The SCMP reports that family and friends of at least 160 workers who were arrested in Ghana on Wednesday are rallying the government to provide assistance in Shanglin county, Guangxi, home to two thirds of more than 50,000 Chinese miners in Ghana:
Protesters began to gather outside the county government office building at 10am, holding placards and banners with slogans such as “Violent crackdown against Chinese in Ghana, Chinese nationals have been robbed” and “Lack of action by the Chinese embassy in Ghana”. [Source]
The protestors are said to be planning to travel to the state capital, Nanning, to escalate their demands.
Xinhua reported the arrest of 124 Chinese workers in Accra early on Thursday morning:
Francis Palmdeti, the head of public affairs of the GIS, told Xinhua in a telephonic interview that the Chinese arrestees were involved in illegal gold mining in the central region of Ashanti, as well as in western and eastern regions.
Some of them have overstayed without legal documents. The GIS are conducting further investigation to decide how many of them should be repatriated.
The Chinese Embassy in Ghana confirmed the arrests to Xinhua on Wednesday. The Embassy’s spokenperson, Yu Jie, said the embassy has urged the Ghanaian government to ensure the legal rights of the arrested personnel and called for strong discipline for Ghana security agencies in enforcing laws. [Source]
Chinese employers and employees are often criticised for their conduct in Africa. From The Guardian:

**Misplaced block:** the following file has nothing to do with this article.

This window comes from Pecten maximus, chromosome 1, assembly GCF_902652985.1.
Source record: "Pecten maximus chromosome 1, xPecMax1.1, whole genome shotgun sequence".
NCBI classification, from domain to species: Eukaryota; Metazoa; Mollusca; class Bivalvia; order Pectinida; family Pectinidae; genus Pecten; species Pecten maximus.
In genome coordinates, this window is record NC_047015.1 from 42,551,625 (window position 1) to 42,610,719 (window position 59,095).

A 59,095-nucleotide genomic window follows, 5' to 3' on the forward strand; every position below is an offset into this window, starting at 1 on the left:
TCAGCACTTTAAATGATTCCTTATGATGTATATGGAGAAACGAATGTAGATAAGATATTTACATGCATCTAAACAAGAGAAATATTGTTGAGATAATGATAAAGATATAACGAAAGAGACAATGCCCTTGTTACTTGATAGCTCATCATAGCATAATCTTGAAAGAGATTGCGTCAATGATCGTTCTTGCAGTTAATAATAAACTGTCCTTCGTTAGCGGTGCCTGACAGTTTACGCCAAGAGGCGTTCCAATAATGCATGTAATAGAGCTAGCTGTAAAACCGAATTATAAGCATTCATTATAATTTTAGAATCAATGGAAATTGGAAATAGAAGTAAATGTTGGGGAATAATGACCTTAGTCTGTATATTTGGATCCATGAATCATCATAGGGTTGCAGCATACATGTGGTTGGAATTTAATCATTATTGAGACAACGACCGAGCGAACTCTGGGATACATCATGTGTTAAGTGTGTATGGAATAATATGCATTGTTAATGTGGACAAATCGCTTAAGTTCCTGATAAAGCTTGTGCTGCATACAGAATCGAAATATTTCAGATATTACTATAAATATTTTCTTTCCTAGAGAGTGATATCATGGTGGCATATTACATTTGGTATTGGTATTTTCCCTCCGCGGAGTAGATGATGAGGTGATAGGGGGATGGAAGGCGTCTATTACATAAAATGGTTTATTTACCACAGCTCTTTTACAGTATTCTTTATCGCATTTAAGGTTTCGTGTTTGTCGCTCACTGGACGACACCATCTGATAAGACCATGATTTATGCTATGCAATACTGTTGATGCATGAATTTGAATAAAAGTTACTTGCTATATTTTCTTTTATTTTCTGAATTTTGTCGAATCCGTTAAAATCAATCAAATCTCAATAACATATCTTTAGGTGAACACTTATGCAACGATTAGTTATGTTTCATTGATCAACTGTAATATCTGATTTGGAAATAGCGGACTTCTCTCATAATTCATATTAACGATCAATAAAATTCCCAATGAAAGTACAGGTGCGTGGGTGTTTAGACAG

Ghana, the continent’s second-largest gold producer, has forbidden foreigners from working in its small-scale mines since the 1980s. Locals have criticised Chinese miners for taking local jobs, polluting lakes and rivers, and wielding weapons such as AK-47 rifles to ward off robbers. [Source]
The New York Times quotes a 2009 report on Chinese investment practices in Africa that describes “the systematic violations of workers’ rights” by the Chinese.
In a detailed account of Chinese mining in Ghana in the SCMP, Su Zhenyu, secretary general of the Chinese Mining Association in Ghana said:
“We contribute a great deal to Ghana’s gold exports […] If each of the 2,000 gold mines operated by the Chinese produces 50 grams [1.76 ounces] of gold a day and works 20 days a month, that would be 24 million grams [24 tonnes] a year. And we sell almost all of it to the official Precious Minerals Marketing Company.” [Source]
A report in Ghana’s state owned newspaper, The Graphic, is headlined: “Eleven illegal Chinese miners arrested.”
See a previous CDT post about Chinese gold mining in Ghana.